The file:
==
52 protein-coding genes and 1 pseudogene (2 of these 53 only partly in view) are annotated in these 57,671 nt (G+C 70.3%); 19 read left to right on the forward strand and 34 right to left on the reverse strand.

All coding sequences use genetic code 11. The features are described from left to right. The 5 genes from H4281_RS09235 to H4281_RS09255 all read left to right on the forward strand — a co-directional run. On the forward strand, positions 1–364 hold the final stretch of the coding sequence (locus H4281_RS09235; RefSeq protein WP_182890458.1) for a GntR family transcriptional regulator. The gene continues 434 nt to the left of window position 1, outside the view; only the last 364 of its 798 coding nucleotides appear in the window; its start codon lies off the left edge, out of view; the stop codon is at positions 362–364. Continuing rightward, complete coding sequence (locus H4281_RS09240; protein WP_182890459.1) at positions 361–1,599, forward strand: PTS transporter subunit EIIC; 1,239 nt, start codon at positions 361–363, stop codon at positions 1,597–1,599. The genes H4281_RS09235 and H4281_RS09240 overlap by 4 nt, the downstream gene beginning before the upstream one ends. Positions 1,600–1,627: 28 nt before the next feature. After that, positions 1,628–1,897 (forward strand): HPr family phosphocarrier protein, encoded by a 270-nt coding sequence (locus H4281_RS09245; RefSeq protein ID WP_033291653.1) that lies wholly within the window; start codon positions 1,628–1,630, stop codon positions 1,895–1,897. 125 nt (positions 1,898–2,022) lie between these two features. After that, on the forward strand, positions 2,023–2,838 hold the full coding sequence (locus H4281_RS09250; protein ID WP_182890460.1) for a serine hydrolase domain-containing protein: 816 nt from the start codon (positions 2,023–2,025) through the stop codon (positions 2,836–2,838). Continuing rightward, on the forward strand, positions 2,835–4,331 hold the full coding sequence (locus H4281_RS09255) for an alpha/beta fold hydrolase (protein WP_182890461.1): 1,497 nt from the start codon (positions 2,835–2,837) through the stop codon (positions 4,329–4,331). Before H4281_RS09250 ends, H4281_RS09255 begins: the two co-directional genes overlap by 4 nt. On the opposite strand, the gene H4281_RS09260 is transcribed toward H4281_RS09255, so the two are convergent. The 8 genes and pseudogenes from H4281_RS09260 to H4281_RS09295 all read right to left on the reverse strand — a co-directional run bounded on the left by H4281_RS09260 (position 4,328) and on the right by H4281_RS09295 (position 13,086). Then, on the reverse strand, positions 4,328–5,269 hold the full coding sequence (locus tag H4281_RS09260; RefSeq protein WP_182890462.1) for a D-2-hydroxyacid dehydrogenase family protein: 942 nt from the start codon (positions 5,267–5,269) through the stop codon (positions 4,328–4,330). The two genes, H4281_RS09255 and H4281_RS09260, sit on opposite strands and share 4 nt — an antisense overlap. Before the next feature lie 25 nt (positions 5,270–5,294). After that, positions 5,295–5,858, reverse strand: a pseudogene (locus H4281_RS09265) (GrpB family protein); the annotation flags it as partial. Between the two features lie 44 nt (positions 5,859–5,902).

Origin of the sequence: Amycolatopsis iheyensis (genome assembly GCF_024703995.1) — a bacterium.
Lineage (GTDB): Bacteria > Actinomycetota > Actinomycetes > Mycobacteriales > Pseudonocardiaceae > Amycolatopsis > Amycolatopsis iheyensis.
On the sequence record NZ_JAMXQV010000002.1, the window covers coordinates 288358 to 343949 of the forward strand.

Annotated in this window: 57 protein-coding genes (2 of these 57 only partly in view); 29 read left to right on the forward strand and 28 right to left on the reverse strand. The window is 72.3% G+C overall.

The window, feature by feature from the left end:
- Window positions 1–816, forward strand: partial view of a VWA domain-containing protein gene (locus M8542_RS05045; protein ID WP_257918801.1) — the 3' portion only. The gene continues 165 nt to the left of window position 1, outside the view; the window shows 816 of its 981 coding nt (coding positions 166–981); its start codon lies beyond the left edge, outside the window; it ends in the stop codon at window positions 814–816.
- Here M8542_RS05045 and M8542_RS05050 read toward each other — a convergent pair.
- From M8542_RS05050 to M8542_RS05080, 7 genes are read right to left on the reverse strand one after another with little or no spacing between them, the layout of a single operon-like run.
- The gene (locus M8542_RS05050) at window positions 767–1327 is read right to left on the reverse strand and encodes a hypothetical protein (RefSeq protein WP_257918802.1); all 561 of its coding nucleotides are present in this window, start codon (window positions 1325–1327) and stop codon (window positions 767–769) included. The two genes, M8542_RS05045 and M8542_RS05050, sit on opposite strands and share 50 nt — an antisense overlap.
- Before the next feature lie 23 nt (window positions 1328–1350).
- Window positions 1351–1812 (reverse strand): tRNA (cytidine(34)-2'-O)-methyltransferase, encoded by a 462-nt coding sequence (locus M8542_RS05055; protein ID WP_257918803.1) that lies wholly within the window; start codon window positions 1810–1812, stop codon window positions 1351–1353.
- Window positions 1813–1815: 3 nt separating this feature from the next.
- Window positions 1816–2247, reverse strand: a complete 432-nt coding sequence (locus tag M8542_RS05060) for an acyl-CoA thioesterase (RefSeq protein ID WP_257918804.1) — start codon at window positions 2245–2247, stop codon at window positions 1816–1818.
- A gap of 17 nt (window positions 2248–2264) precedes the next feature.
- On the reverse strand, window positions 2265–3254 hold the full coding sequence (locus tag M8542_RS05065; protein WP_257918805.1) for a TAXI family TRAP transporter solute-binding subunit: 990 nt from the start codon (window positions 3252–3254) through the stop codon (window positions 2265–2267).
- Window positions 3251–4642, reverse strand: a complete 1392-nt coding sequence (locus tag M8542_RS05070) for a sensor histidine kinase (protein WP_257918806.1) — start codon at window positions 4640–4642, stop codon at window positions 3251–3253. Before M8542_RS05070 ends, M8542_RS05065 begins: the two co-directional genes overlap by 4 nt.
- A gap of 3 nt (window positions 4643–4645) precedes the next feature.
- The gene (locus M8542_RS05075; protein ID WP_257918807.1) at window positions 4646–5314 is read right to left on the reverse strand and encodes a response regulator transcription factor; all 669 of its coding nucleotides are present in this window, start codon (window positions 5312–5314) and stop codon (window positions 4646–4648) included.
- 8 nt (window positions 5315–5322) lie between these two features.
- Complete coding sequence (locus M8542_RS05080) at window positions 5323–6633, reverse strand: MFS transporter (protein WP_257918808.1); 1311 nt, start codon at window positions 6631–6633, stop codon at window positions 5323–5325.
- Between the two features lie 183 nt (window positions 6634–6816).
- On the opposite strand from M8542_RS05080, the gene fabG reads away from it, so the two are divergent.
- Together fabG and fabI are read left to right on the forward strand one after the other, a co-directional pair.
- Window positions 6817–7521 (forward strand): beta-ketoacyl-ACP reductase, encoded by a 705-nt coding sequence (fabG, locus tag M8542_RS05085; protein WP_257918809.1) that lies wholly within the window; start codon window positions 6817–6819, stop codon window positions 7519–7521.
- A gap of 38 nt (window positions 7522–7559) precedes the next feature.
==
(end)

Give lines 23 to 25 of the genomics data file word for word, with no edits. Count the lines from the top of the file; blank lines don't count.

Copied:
- Between the two features lie 183 nt (window positions 6634–6816).
- On the opposite strand from M8542_RS05080, the gene fabG reads away from it, so the two are divergent.
- Together fabG and fabI are read left to right on the forward strand one after the other, a co-directional pair.